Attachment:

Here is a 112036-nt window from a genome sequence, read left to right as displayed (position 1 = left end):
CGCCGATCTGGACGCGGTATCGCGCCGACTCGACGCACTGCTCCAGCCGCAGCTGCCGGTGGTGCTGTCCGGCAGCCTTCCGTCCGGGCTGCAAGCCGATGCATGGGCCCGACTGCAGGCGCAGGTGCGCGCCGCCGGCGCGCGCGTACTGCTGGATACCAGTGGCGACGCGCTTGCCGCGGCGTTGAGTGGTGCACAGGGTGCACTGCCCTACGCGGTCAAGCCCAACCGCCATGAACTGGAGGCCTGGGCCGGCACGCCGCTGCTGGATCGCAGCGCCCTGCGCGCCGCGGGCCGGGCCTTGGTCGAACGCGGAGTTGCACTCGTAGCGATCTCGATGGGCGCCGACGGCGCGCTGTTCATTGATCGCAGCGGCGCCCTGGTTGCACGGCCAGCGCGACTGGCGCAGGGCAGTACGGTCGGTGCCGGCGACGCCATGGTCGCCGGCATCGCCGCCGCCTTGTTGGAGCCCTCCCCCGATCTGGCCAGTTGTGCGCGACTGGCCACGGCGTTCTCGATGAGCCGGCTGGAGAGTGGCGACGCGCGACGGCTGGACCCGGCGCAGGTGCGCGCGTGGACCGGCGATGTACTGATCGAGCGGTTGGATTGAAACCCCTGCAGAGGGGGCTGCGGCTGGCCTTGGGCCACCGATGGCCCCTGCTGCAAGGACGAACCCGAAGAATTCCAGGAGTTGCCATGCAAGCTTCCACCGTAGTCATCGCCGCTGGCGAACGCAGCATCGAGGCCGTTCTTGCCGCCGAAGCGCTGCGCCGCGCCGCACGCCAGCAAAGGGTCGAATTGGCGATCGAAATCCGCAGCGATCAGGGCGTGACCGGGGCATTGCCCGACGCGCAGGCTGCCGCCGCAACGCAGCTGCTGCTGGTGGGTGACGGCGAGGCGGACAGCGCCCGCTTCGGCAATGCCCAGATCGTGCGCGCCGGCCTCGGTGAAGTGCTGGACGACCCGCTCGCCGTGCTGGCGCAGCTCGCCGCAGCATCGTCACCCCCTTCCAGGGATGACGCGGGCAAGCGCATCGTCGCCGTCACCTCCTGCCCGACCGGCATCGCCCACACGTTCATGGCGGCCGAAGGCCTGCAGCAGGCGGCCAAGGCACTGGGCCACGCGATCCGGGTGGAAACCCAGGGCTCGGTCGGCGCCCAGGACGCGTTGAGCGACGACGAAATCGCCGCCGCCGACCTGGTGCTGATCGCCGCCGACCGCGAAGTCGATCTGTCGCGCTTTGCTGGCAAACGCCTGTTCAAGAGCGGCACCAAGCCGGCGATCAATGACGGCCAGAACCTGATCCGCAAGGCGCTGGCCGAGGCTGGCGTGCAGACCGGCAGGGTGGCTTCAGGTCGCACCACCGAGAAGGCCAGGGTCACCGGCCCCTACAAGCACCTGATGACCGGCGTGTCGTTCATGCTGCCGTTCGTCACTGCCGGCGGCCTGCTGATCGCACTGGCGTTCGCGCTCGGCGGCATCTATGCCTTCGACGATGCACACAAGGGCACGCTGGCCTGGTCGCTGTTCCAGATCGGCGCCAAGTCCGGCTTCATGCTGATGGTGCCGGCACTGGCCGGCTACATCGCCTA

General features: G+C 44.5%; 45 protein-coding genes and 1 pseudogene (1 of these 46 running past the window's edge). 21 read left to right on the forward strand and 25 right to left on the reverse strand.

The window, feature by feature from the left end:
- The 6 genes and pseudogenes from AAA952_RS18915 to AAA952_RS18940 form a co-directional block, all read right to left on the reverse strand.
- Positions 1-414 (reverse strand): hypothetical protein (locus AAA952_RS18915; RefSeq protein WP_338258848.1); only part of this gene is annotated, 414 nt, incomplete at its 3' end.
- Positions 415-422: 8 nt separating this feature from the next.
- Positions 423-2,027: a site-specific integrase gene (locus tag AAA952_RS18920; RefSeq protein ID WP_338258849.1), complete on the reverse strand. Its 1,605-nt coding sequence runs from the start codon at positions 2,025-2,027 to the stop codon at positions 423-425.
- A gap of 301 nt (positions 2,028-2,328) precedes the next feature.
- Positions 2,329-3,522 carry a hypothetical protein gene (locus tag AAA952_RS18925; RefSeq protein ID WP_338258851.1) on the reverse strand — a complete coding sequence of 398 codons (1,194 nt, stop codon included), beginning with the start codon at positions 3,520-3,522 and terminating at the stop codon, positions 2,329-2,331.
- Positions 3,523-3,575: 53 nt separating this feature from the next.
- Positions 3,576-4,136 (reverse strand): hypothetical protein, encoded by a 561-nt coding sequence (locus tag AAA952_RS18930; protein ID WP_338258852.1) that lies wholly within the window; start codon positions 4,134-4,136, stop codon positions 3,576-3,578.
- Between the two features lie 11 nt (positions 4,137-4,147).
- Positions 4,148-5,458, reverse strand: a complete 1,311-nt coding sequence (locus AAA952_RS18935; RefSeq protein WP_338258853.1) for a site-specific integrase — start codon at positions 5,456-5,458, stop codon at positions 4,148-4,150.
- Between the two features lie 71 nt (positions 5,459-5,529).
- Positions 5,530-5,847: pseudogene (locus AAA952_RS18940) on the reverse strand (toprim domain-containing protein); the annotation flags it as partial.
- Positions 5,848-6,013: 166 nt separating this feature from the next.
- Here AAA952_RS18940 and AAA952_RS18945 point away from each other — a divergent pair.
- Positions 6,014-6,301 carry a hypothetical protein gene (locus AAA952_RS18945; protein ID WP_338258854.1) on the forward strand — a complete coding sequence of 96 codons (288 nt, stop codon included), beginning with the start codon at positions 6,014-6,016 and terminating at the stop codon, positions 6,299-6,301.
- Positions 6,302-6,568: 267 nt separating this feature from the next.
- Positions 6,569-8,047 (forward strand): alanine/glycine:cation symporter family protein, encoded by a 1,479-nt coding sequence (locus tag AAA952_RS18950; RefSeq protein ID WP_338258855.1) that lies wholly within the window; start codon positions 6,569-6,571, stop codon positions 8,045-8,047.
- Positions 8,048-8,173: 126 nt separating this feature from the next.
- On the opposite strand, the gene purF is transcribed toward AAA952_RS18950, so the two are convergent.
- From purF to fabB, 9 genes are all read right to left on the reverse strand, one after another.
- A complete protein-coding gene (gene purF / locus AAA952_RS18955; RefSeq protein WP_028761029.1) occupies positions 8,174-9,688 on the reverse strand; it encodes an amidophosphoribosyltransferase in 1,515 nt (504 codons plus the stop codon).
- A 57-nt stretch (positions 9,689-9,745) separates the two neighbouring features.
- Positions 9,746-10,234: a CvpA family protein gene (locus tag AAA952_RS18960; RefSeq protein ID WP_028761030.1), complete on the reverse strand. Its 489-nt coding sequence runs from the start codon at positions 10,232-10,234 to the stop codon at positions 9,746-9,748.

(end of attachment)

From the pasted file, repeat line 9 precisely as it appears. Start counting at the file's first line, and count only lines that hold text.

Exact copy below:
- A gap of 301 nt (positions 2,028-2,328) precedes the next feature.